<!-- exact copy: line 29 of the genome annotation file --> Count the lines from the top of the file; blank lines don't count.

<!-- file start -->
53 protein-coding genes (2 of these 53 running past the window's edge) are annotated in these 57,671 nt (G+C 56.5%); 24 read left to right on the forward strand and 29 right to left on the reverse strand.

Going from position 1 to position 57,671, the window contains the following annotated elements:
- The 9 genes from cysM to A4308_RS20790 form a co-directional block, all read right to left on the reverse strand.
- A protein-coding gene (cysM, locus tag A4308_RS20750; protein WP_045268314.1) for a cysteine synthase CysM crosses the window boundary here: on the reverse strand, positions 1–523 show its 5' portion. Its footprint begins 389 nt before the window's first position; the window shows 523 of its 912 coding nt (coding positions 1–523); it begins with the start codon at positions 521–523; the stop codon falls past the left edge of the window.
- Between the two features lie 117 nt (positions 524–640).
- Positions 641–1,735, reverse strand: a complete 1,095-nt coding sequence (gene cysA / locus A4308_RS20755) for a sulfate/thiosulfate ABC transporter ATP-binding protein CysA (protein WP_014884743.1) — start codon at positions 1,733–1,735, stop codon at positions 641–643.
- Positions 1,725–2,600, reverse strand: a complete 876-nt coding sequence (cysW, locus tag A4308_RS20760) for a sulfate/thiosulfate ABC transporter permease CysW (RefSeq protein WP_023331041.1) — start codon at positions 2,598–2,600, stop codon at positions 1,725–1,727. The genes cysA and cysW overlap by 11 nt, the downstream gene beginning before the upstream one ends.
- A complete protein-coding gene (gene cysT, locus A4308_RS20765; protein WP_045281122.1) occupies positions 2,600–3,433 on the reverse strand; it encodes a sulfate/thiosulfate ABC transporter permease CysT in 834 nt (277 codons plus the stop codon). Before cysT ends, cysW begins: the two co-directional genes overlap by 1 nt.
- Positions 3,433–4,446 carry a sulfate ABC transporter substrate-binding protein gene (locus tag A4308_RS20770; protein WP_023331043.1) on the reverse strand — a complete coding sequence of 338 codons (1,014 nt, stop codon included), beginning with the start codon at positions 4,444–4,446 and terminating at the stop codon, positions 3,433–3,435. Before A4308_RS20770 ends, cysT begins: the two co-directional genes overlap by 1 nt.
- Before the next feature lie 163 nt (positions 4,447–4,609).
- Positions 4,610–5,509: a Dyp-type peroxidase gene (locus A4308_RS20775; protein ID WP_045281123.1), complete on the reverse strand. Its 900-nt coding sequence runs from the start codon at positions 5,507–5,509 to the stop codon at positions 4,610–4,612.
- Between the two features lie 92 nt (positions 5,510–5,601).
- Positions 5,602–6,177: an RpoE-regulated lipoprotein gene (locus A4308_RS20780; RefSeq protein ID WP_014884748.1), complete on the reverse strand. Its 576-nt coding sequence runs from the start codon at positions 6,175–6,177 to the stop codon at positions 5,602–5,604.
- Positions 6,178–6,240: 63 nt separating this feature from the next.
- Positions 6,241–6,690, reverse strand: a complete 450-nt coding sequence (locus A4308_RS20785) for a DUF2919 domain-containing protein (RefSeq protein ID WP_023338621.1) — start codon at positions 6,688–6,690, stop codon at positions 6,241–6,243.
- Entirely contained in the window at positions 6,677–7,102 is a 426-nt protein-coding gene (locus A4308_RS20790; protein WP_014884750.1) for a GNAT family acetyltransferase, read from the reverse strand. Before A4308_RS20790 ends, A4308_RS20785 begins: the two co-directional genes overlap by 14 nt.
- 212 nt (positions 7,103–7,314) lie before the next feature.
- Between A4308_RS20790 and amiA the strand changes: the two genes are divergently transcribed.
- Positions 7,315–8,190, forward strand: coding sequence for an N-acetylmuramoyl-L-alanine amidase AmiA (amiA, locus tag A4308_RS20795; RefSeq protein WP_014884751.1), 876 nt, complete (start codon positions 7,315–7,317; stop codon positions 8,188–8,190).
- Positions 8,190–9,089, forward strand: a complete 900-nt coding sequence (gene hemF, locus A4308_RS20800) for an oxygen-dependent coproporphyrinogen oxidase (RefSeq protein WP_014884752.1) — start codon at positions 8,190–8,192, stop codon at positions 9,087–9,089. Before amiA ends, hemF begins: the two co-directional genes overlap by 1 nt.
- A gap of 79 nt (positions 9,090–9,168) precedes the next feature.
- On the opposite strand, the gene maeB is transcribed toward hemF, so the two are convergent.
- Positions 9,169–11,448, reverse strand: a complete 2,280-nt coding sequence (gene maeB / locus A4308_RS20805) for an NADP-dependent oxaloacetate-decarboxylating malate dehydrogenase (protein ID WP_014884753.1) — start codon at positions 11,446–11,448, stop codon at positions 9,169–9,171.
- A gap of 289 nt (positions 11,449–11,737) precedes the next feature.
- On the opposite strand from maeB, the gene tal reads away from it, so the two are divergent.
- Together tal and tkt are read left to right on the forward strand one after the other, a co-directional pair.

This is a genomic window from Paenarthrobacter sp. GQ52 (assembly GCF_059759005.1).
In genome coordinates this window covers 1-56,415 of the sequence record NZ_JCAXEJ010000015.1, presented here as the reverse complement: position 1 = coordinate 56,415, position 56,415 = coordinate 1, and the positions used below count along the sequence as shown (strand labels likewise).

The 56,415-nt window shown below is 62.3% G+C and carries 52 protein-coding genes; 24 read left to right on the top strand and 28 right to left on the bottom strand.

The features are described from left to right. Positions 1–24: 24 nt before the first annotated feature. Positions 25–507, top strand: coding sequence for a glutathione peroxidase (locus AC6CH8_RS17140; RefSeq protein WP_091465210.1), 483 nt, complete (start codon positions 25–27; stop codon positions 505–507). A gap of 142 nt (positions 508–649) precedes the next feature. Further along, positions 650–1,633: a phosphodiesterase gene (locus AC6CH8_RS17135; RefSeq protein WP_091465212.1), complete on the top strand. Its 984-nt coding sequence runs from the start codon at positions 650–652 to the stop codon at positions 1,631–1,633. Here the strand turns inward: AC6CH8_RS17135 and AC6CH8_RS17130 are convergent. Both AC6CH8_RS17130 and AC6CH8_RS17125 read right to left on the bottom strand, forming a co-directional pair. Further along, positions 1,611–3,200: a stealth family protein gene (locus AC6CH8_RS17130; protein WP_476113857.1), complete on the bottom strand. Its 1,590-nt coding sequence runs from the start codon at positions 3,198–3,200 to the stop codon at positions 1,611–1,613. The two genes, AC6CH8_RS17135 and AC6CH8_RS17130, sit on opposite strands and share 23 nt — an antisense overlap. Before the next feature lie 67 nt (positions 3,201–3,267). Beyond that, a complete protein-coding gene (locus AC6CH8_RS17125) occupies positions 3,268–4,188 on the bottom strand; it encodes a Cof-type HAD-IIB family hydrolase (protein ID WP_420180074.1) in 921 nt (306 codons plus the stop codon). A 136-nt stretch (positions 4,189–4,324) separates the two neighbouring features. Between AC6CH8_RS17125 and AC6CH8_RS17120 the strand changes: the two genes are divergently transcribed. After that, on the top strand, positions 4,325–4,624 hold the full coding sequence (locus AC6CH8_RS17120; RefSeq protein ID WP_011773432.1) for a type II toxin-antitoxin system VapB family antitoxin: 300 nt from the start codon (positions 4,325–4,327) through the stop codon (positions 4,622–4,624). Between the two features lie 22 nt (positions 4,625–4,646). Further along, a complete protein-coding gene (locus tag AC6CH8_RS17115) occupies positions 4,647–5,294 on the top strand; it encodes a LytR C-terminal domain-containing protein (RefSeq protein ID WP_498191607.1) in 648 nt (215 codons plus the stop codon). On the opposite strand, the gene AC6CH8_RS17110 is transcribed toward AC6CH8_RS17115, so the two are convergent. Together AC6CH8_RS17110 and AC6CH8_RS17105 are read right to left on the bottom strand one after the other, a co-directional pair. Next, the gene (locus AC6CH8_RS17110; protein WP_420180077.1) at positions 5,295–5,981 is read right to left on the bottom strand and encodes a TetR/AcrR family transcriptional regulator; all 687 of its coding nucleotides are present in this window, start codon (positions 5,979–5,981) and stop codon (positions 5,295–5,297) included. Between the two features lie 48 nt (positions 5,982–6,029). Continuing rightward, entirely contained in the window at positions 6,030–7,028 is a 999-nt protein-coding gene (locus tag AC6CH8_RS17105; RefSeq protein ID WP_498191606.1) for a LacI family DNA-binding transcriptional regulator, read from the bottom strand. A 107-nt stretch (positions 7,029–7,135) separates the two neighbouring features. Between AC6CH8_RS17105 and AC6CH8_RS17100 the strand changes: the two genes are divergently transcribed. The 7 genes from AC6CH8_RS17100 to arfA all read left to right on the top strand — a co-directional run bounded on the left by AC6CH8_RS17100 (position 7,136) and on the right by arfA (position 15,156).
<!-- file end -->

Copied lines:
The 56,415-nt window shown below is 62.3% G+C and carries 52 protein-coding genes; 24 read left to right on the top strand and 28 right to left on the bottom strand.